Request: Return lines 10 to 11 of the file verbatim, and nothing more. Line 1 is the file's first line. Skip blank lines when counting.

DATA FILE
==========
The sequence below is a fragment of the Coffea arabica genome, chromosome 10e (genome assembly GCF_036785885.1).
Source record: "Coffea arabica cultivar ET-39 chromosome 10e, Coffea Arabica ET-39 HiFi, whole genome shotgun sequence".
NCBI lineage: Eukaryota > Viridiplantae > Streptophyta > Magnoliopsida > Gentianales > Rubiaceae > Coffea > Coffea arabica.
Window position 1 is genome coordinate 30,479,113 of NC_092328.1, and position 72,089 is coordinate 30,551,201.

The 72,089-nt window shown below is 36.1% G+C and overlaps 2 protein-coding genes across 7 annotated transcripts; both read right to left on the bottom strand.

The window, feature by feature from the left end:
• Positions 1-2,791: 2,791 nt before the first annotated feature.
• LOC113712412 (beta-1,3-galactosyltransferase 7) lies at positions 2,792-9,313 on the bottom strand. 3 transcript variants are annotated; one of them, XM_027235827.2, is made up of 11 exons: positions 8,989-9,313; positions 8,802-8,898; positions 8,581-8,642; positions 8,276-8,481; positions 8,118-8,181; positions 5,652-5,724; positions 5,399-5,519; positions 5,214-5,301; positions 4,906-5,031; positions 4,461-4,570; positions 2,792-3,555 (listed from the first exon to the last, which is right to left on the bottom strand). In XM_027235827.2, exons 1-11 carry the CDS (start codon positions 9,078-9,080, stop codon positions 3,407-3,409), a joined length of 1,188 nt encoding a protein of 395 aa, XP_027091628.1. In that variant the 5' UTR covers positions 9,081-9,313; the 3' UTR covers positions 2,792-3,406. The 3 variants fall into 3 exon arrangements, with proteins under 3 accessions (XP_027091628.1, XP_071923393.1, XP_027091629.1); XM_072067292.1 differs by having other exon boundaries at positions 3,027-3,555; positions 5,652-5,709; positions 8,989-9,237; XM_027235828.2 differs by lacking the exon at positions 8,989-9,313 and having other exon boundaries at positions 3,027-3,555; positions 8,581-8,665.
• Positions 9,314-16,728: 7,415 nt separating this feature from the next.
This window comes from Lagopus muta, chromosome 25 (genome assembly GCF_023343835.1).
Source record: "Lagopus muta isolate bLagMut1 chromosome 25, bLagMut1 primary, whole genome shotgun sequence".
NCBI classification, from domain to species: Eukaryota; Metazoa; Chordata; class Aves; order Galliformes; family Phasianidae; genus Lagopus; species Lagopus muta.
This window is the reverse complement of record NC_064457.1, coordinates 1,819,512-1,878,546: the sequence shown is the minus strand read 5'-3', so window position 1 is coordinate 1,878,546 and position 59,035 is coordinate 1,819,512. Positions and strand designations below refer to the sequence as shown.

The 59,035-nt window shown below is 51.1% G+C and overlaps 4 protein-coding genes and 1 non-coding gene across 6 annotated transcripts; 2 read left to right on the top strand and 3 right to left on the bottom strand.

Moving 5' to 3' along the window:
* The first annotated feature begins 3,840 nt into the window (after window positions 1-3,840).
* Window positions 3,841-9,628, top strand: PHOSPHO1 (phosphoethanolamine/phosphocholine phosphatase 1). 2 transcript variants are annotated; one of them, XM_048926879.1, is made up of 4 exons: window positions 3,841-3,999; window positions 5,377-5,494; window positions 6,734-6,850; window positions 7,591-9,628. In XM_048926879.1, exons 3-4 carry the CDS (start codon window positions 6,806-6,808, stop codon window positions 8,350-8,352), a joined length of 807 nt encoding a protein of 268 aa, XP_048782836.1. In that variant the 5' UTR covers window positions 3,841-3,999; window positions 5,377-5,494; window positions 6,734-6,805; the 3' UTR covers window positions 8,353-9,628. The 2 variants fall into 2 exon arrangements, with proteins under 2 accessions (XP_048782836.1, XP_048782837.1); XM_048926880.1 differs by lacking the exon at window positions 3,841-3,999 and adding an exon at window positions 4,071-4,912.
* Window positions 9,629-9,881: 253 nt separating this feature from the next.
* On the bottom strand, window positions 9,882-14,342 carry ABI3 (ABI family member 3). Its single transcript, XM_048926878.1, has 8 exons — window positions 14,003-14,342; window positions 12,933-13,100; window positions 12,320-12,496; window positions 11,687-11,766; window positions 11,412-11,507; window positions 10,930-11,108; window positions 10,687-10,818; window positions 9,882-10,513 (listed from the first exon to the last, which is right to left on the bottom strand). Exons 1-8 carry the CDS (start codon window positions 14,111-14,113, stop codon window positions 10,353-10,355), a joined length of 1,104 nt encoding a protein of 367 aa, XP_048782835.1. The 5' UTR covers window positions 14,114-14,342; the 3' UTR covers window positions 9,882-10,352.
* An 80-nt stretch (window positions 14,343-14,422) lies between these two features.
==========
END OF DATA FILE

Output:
This window comes from Lagopus muta, chromosome 25 (genome assembly GCF_023343835.1).
Source record: "Lagopus muta isolate bLagMut1 chromosome 25, bLagMut1 primary, whole genome shotgun sequence".